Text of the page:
Asian-American Airbnb hosts have seen a marked drop in bookings during the pandemic
Asian Americans have been targets of racist abuse and physical assault since the COVID-19 pandemic began in 2020, but their ability to earn money as hosts on the platform Airbnb online home sharing has also been significantly affected.
That’s according to a new working paper by economists from Harvard Business School, the Economics and Social Sciences Department of Telecom Paris, a public college specializing in higher education and engineering, and Paris Dauphine University. -PSL.
“After January 2020, hosts with distinctively Asian names experienced a 12% drop in guest numbers, as noted by reviews, compared to hosts with white-sounding names,” said researchers Michael Luca, Michelangelo Rossi and Elizaveta Pronkina. written in their diary.
A rise in anti-Asian sentiment has translated into discrimination in economic activity, they said, “highlighting how scapegoating minority groups can shape markets.” “Our results also highlight the role of platform design choices in discrimination,” the authors added.
The working paper, which was distributed Monday by the National Bureau of Economic Research, adjusted for hosts who may have been reluctant to accept guests and repeated their analysis — based on booking frequency and reviews — on “Instant Book” options.
“We do not observe spikes in discrimination against Black or Hispanic hosts, compared to pre-pandemic levels, further suggesting that the results reflect anti-Asian discrimination that has increased during the pandemic,” the authors wrote. researchers in their article.
The company previously announced research into alleged discrimination on the site — based in part on profile pictures and people’s names — at the start of the pandemic with the aim of understanding and addressing those biases.
““We do not observe spikes in discrimination against black or Hispanic hosts, compared to pre-pandemic levels.””
“We condemn all forms of discrimination and are committed to proactively combating it,” an Airbnb spokesperson told MarketWatch in a statement. “In 2020, we launched Flagship Projecta groundbreaking initiative to uncover and measure discrimination when booking or hosting on Airbnb so we can continue to develop strategies to combat it.
“We are seriously reviewing this research to understand its basis,” the spokesperson added. “Although the researchers have not contacted us about their report, we plan to contact them for further information.”
The focus on Wuhan, the central Chinese city where the coronavirus is believed to have originated in late 2019, and speculation that it started in a food market there, has led to increased reports of racism against people of ethnic origin. asian and sharing xenophobic memes online.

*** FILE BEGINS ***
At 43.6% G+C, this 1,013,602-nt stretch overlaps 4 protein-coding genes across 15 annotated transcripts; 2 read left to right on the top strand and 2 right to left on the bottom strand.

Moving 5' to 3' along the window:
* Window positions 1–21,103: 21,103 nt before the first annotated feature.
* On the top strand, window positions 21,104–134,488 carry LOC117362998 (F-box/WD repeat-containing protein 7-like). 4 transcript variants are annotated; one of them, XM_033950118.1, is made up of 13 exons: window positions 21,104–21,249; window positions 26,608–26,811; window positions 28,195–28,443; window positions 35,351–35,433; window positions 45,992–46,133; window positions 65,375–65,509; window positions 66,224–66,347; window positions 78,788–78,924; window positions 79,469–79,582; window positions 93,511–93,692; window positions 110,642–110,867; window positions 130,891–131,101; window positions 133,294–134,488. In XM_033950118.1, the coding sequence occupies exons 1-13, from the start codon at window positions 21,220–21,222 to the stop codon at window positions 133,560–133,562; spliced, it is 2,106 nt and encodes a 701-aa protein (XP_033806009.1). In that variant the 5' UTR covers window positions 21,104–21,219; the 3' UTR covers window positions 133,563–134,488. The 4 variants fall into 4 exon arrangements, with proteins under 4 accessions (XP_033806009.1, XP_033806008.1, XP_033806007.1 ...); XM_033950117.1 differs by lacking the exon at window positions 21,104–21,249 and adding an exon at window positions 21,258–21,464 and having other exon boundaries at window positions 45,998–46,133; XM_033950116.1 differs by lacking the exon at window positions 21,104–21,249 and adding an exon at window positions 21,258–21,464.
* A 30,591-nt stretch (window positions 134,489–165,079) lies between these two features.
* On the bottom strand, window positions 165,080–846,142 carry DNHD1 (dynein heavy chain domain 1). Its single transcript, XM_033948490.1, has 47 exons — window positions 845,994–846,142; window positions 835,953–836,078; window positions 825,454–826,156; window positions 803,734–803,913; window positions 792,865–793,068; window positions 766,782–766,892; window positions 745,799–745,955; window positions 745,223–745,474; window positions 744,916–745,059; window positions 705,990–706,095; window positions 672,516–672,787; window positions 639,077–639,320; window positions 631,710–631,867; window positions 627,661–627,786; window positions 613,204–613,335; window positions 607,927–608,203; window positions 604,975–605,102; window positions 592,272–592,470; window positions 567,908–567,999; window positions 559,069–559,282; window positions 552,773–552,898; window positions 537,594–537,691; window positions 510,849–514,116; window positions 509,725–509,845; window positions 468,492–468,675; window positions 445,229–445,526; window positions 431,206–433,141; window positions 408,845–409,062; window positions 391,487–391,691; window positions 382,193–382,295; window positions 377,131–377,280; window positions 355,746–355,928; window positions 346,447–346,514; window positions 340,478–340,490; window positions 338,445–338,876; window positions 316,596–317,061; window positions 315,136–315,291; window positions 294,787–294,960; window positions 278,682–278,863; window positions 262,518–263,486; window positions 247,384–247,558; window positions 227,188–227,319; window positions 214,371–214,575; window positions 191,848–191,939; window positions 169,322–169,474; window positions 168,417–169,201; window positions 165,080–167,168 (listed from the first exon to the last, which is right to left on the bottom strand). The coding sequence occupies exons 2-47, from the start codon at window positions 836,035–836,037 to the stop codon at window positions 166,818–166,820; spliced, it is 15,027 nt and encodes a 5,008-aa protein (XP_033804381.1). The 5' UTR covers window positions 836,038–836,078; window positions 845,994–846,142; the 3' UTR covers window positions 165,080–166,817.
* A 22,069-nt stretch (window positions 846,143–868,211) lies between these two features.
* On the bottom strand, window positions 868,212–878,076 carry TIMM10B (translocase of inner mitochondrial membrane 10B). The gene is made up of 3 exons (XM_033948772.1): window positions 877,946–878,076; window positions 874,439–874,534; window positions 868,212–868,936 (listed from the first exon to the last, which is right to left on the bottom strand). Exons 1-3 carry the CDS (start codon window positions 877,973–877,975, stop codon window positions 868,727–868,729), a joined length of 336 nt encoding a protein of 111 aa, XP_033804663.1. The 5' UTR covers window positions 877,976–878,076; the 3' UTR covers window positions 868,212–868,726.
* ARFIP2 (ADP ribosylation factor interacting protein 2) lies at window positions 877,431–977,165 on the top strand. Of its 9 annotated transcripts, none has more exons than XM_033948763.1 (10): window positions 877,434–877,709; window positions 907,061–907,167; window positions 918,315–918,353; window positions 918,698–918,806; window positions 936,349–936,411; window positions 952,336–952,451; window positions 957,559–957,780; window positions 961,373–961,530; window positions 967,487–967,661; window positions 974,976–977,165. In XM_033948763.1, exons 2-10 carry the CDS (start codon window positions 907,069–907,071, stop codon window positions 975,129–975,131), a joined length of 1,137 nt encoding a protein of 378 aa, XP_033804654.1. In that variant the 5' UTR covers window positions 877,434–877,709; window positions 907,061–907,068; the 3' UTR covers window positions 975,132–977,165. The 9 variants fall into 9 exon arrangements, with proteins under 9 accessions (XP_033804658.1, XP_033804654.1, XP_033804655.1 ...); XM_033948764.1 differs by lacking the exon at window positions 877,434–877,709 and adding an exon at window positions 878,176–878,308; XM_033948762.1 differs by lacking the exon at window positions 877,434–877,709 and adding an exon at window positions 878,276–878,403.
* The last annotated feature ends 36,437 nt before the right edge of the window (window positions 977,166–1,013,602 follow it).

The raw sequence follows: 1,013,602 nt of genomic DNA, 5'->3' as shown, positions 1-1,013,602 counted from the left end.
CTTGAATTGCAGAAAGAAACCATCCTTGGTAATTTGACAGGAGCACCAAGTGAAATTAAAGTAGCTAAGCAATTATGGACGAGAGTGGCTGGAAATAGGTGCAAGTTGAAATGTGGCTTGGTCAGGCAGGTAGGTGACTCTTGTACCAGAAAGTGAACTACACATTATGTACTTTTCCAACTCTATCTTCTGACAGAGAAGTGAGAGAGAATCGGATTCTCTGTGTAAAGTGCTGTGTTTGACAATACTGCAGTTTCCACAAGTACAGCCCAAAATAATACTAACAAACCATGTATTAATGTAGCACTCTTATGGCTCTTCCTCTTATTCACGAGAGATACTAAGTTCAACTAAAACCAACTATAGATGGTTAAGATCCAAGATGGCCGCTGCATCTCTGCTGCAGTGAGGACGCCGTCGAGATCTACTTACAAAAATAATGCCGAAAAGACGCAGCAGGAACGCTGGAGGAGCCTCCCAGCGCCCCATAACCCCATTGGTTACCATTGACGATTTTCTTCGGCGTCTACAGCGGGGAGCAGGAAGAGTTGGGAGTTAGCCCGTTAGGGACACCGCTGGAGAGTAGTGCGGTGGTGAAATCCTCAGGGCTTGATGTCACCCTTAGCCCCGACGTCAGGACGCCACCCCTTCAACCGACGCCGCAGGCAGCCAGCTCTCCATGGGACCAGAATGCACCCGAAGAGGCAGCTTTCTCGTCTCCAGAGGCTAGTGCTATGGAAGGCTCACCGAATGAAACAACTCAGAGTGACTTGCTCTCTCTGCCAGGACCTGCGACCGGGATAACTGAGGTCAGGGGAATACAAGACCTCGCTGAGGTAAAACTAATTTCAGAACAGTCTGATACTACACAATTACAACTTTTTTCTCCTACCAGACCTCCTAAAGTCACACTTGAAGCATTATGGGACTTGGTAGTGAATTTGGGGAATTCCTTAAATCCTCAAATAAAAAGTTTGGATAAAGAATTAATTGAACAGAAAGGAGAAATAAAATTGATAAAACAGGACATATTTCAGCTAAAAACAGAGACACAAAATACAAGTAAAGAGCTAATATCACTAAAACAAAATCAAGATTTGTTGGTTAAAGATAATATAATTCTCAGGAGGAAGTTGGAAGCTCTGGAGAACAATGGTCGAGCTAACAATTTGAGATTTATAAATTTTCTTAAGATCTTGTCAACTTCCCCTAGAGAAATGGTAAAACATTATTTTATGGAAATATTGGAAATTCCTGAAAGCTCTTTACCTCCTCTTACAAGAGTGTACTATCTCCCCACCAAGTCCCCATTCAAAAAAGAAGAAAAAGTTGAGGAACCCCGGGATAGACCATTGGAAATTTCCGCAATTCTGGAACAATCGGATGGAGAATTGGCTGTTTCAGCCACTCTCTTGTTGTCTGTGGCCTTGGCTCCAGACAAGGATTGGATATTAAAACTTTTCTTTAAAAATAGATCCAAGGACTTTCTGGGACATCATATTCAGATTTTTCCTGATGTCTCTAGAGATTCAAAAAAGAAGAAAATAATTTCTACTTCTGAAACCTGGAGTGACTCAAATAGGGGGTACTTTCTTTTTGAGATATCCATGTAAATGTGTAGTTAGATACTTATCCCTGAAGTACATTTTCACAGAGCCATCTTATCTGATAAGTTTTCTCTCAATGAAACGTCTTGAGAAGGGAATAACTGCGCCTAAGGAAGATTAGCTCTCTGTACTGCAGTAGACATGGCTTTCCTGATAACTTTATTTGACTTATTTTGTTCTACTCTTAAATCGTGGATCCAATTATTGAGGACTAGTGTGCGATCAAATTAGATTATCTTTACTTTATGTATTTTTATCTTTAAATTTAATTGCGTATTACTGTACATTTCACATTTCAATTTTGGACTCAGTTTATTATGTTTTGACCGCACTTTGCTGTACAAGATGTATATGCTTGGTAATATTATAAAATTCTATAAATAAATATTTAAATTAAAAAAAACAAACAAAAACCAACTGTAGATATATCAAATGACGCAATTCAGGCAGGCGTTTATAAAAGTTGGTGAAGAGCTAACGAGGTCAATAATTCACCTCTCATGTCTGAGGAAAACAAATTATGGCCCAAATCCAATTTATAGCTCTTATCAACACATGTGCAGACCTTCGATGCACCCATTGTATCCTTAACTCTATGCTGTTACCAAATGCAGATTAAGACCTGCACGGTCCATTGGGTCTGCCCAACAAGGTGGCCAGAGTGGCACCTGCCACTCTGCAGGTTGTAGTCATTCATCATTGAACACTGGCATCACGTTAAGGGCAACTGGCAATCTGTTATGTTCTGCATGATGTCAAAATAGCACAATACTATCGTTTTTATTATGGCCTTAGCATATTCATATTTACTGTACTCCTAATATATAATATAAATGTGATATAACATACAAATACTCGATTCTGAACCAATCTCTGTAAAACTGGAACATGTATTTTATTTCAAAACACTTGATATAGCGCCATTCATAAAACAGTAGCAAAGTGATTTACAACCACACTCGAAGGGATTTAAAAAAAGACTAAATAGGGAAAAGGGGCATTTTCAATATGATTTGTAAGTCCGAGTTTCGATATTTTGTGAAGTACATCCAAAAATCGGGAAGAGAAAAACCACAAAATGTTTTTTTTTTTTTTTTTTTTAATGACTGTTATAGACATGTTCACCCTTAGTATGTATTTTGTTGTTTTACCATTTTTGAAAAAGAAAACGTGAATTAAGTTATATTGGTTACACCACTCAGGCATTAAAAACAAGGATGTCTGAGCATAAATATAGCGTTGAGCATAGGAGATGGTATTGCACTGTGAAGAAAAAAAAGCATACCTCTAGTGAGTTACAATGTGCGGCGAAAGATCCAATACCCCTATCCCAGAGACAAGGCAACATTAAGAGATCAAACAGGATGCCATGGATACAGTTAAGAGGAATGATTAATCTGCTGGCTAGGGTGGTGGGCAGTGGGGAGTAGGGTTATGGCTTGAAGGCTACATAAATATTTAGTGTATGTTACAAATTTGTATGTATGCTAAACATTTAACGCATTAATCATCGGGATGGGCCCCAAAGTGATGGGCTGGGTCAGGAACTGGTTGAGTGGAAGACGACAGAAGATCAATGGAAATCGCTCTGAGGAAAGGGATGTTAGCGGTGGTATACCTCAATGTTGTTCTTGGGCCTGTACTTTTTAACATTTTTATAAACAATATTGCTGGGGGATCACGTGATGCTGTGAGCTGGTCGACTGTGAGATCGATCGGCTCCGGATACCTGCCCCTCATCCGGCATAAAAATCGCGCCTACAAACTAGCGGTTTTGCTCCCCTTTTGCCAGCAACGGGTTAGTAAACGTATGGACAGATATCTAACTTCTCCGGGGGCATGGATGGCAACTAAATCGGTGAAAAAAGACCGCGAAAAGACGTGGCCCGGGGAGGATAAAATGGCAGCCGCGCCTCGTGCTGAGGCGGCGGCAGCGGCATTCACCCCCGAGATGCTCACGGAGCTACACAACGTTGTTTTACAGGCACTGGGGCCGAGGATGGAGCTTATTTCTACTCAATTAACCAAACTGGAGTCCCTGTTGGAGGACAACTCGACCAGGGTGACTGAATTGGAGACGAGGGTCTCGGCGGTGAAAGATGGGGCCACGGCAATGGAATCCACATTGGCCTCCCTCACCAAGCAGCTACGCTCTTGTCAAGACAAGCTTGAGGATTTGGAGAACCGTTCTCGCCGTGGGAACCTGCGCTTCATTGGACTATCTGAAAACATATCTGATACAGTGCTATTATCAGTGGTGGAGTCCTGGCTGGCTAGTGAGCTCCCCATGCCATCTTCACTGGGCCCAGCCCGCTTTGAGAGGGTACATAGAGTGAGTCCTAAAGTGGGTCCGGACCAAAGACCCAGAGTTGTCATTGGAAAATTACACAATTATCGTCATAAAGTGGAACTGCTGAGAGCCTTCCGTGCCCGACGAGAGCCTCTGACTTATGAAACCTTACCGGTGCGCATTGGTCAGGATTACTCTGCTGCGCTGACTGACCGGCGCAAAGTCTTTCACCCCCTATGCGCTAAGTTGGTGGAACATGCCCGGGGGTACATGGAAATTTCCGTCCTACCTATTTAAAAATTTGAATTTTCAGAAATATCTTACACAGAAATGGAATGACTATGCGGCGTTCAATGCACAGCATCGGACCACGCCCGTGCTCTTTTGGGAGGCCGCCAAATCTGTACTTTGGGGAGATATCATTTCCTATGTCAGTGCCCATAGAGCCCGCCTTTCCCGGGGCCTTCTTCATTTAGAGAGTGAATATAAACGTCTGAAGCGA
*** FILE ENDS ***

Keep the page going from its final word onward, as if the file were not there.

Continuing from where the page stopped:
Anti-Asian hate crimes and bias incidents increased during the pandemic. The data of the Center for the Study of Hate and Extremism at California State University, San Bernardino, showed a 339% increase in anti-Asian hate crimes between 2020 and 2021, BNC News reported.
Earlier this year, a national survey of more than 2,400 Asian American, Hawaiian and Pacific Islander women found that they were most often victims of racist incidents in restaurants and stores (47%) , and that these incidents mainly involved strangers (53%).
“Discrimination, harassment and violence against AAPI women – stemming from a long history of anti-AAPI sentiment and misogyny – are still rampant in society, occurring every day in public spaces, in schools and businesses, and even in our own neighborhoods,” the report says.
Meanwhile, the authors of the Airbnb report say hiding hosts’ full names and photos would help reduce bias. “If Airbnb only showed a host’s name after the reservation was made, there would be less opportunity for discrimination in the reservation decision,” they added.
In a similar move to tackle discrimination against black users on the platform, Airbnb announced end of 2021 that hosts in Oregon would only see a potential guest’s initials until a reservation was confirmed. The new policy, which took effect on January 31 and will remain in place for at least two years, came from the settlement of a lawsuit alleging the site allowed hosts to discriminate on the basis of race.
“As part of our ongoing work, we will learn all the lessons from this process and use them to inform future anti-bias efforts,” the company said at the time.
(Meera Jagannathan contributed to this report.)
Read next: A year after the Atlanta spa shooting, there’s heightened awareness of anti-Asian hate crimes — but not enough action